Daniel Jay Sonkin, Ph.D. is a Licensed Marriage and Family Therapist (MFT16644) in an independent practice in Sausalito, California. Since 1981, his work has focused on the treatment of individuals and couples facing a variety interpersonal problems. In addition to his clinical experience, he has testified as an expert witness since 1977 in criminal cases where domestic violence is an issue. He has also evaluates defendants facing the death penalty conducting social histories with a focus on their childhood abuse and its impact on adult criminal behavior. He has also testifies as an expert witness in malpractice cases and licensing actions.
As one of the early specialists in the field of family violence, Dr. Sonkin has developed a widely used protocol for treating male batterers. His book, Learning to Live Without Violence: A Handbook for Men has been published in English, Spanish and Japanese and is utilized by treatment programs around the world. He is also the author of numerous articles and books on domestic violence and child abuse including, The Male Batterer: A Treatment Approach; Domestic Violence on Trial: Psychological and Legal Dimensions of Family Violence; and Wounded Boys/Heroic Men: A Man’s Guide to Recovering from Childhood Abuse; The JurisMonitor Stabilization Program for Stalkers; A Counselors Guide to Learning to Live Without Violence; the co-editor of Intimate Violence: Contemporary Treatment Innovations; and Domestic Violence: The Court-Mandated Perpetrator Assessment and Treatment Handbook.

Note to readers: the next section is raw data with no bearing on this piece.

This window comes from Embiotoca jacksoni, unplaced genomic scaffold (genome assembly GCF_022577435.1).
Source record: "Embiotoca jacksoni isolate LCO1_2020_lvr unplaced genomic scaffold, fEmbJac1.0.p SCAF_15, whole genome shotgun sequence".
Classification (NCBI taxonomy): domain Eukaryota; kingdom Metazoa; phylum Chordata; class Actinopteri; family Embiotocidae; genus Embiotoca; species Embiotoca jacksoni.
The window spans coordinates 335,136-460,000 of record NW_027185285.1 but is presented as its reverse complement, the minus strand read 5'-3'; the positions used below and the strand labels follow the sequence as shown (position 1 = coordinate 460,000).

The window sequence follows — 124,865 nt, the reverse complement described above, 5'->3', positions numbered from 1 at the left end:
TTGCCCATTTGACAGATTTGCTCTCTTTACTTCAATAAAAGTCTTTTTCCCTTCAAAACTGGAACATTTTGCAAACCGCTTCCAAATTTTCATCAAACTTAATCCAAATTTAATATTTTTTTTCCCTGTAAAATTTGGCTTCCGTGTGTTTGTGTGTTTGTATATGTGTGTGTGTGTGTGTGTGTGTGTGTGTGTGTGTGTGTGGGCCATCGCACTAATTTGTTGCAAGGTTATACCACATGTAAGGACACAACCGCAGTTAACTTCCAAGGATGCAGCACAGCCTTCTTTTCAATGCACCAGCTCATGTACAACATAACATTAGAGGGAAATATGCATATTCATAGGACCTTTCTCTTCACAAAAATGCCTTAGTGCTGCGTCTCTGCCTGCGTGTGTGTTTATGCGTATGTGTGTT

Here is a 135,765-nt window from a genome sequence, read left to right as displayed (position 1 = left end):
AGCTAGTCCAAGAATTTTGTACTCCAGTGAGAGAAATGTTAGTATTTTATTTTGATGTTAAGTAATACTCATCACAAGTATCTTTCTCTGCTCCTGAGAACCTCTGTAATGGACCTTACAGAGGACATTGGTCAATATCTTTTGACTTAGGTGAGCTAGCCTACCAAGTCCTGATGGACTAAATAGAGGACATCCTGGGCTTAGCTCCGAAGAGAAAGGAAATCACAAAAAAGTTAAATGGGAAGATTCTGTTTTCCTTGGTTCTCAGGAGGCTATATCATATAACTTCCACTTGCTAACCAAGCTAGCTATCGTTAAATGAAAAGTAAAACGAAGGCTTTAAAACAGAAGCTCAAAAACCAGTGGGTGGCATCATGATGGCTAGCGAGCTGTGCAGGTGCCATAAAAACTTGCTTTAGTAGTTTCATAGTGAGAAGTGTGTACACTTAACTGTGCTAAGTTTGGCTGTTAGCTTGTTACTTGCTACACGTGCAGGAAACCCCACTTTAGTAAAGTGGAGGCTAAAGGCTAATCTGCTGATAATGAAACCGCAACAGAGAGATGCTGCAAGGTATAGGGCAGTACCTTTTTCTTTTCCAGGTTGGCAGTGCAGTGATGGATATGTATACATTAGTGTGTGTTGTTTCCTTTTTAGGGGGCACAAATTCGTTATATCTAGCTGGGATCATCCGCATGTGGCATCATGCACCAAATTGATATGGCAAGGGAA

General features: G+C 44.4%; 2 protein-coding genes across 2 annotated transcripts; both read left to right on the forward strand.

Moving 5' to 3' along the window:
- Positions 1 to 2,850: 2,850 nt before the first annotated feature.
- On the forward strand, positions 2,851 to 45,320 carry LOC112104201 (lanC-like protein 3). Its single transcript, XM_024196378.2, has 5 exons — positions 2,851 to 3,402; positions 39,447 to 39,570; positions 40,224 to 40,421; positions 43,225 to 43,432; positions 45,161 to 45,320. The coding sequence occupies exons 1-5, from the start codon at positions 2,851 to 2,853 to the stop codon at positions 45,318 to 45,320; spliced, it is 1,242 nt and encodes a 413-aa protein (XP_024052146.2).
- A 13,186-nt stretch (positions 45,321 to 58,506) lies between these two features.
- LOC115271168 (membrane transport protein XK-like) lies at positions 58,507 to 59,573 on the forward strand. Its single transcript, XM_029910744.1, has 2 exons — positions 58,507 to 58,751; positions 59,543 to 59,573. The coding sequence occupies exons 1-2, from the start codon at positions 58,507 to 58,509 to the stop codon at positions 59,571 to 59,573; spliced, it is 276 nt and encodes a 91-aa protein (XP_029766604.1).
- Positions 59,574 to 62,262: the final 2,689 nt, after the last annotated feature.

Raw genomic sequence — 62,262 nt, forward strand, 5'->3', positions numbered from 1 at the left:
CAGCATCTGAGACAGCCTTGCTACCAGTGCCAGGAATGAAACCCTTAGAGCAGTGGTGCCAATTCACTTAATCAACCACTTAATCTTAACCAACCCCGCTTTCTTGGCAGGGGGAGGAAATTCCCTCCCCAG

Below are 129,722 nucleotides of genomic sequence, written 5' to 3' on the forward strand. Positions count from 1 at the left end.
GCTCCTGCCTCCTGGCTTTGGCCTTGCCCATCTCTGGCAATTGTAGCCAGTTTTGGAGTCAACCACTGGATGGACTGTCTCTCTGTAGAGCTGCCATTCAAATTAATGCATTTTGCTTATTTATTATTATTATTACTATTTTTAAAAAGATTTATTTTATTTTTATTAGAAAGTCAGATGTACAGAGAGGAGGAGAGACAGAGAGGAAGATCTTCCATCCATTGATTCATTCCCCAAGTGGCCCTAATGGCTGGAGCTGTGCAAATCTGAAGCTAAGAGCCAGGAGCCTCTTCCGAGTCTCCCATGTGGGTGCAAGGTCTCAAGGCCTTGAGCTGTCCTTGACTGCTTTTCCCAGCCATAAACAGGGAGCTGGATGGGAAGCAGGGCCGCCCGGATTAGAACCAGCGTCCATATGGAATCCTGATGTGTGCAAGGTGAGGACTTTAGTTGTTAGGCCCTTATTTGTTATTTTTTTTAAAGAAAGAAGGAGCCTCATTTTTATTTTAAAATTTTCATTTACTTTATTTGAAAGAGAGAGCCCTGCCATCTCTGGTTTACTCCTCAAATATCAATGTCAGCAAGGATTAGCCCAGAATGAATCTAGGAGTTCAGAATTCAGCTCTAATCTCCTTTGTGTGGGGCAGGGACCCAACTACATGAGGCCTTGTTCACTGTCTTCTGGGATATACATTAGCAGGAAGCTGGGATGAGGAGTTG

He has also written software for assessing violence for both the Macintosh and IBM compatible computers.
For the past twenty years he has been integrating attachment theory and neurobiology into his clinical work with perpetrators and victims of violence, as well as his general psychotherapy patients. He has recently co-edited a book with Don Dutton entitled Intimate Violence: Contemporary Treatment Innovations, published by Haworth Trauma and Maltreatment Press. In it, he and Don Dutton wrote a chapter on treating domestic violence from an attachment perspective. He has attended the Adult Attachment Interview Institute in Minneapolis and has recently completed several articles on attachment theory and psychotherapy. You can read more about his approach to psychotherapy by reading the numerous articles he has written posted here online.
In addition to his clinical practice, he was an adjunct faculty member in the Department of Counseling at Sonoma State University from 1994 through 2004, a former member of the Ethics Committee (1989-1998) and is a former member of the Board of Directors (1998-2000) of the California Association of Marriage and Family Therapists.
He is the recipient of the 1989 Clark Vincent Award for Literary Contribution to the field of Marriage and Family Therapy from the California Association of Marriage and Family Therapists, and is the 2000 recipient of the Distinguished Clinical Member Award from the California Association of Marriage and Family Therapists.